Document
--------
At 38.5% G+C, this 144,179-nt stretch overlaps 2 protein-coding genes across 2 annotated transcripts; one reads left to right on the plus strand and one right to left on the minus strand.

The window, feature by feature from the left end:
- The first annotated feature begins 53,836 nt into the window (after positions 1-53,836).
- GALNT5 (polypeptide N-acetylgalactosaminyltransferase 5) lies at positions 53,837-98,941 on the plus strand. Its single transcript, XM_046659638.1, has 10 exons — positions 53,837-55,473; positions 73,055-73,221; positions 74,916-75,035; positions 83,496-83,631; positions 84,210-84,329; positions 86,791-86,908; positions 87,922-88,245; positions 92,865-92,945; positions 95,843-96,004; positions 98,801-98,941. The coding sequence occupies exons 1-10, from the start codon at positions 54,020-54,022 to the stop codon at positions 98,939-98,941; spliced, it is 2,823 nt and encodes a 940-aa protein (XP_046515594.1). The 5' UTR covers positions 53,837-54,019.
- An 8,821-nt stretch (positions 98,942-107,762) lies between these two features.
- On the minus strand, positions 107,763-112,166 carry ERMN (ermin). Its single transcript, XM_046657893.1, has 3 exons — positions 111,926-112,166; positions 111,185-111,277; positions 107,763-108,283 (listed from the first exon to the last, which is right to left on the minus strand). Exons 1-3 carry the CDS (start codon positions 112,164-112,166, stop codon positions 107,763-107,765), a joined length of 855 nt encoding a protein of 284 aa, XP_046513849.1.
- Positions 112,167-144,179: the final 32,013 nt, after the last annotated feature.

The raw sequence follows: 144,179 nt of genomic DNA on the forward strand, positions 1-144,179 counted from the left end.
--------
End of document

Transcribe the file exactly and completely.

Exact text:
At 38.5% G+C, this 144,179-nt stretch overlaps 2 protein-coding genes across 2 annotated transcripts; one reads left to right on the plus strand and one right to left on the minus strand.

The window, feature by feature from the left end:
- The first annotated feature begins 53,836 nt into the window (after positions 1-53,836).
- GALNT5 (polypeptide N-acetylgalactosaminyltransferase 5) lies at positions 53,837-98,941 on the plus strand. Its single transcript, XM_046659638.1, has 10 exons — positions 53,837-55,473; positions 73,055-73,221; positions 74,916-75,035; positions 83,496-83,631; positions 84,210-84,329; positions 86,791-86,908; positions 87,922-88,245; positions 92,865-92,945; positions 95,843-96,004; positions 98,801-98,941. The coding sequence occupies exons 1-10, from the start codon at positions 54,020-54,022 to the stop codon at positions 98,939-98,941; spliced, it is 2,823 nt and encodes a 940-aa protein (XP_046515594.1). The 5' UTR covers positions 53,837-54,019.
- An 8,821-nt stretch (positions 98,942-107,762) lies between these two features.
- On the minus strand, positions 107,763-112,166 carry ERMN (ermin). Its single transcript, XM_046657893.1, has 3 exons — positions 111,926-112,166; positions 111,185-111,277; positions 107,763-108,283 (listed from the first exon to the last, which is right to left on the minus strand). Exons 1-3 carry the CDS (start codon positions 112,164-112,166, stop codon positions 107,763-107,765), a joined length of 855 nt encoding a protein of 284 aa, XP_046513849.1.
- Positions 112,167-144,179: the final 32,013 nt, after the last annotated feature.

The raw sequence follows: 144,179 nt of genomic DNA on the forward strand, positions 1-144,179 counted from the left end.